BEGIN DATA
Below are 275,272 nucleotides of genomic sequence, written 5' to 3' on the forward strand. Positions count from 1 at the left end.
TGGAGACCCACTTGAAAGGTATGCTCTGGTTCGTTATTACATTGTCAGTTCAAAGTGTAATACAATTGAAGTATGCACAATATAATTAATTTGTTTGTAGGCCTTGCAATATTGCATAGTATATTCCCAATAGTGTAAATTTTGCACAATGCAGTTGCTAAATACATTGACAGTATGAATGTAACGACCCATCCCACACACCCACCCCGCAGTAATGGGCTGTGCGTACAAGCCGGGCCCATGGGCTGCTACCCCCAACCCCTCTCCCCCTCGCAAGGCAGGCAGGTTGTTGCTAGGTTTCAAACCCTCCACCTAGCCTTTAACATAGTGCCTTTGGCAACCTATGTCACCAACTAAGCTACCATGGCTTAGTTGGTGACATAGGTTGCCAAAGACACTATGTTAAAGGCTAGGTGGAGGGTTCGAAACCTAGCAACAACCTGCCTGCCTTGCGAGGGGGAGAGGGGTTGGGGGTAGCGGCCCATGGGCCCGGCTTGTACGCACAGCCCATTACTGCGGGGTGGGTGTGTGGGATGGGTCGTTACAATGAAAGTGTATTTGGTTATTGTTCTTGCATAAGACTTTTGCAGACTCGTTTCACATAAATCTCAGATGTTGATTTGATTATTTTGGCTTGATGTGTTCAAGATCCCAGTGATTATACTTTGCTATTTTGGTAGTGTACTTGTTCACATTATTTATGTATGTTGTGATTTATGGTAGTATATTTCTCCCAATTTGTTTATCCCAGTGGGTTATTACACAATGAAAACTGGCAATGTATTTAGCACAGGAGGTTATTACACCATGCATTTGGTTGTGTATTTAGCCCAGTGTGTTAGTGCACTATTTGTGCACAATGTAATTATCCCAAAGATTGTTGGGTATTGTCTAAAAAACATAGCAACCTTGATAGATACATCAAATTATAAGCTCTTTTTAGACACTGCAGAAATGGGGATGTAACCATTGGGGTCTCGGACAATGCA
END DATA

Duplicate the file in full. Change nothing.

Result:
Below are 275,272 nucleotides of genomic sequence, written 5' to 3' on the forward strand. Positions count from 1 at the left end.
TGGAGACCCACTTGAAAGGTATGCTCTGGTTCGTTATTACATTGTCAGTTCAAAGTGTAATACAATTGAAGTATGCACAATATAATTAATTTGTTTGTAGGCCTTGCAATATTGCATAGTATATTCCCAATAGTGTAAATTTTGCACAATGCAGTTGCTAAATACATTGACAGTATGAATGTAACGACCCATCCCACACACCCACCCCGCAGTAATGGGCTGTGCGTACAAGCCGGGCCCATGGGCTGCTACCCCCAACCCCTCTCCCCCTCGCAAGGCAGGCAGGTTGTTGCTAGGTTTCAAACCCTCCACCTAGCCTTTAACATAGTGCCTTTGGCAACCTATGTCACCAACTAAGCTACCATGGCTTAGTTGGTGACATAGGTTGCCAAAGACACTATGTTAAAGGCTAGGTGGAGGGTTCGAAACCTAGCAACAACCTGCCTGCCTTGCGAGGGGGAGAGGGGTTGGGGGTAGCGGCCCATGGGCCCGGCTTGTACGCACAGCCCATTACTGCGGGGTGGGTGTGTGGGATGGGTCGTTACAATGAAAGTGTATTTGGTTATTGTTCTTGCATAAGACTTTTGCAGACTCGTTTCACATAAATCTCAGATGTTGATTTGATTATTTTGGCTTGATGTGTTCAAGATCCCAGTGATTATACTTTGCTATTTTGGTAGTGTACTTGTTCACATTATTTATGTATGTTGTGATTTATGGTAGTATATTTCTCCCAATTTGTTTATCCCAGTGGGTTATTACACAATGAAAACTGGCAATGTATTTAGCACAGGAGGTTATTACACCATGCATTTGGTTGTGTATTTAGCCCAGTGTGTTAGTGCACTATTTGTGCACAATGTAATTATCCCAAAGATTGTTGGGTATTGTCTAAAAAACATAGCAACCTTGATAGATACATCAAATTATAAGCTCTTTTTAGACACTGCAGAAATGGGGATGTAACCATTGGGGTCTCGGACAATGCA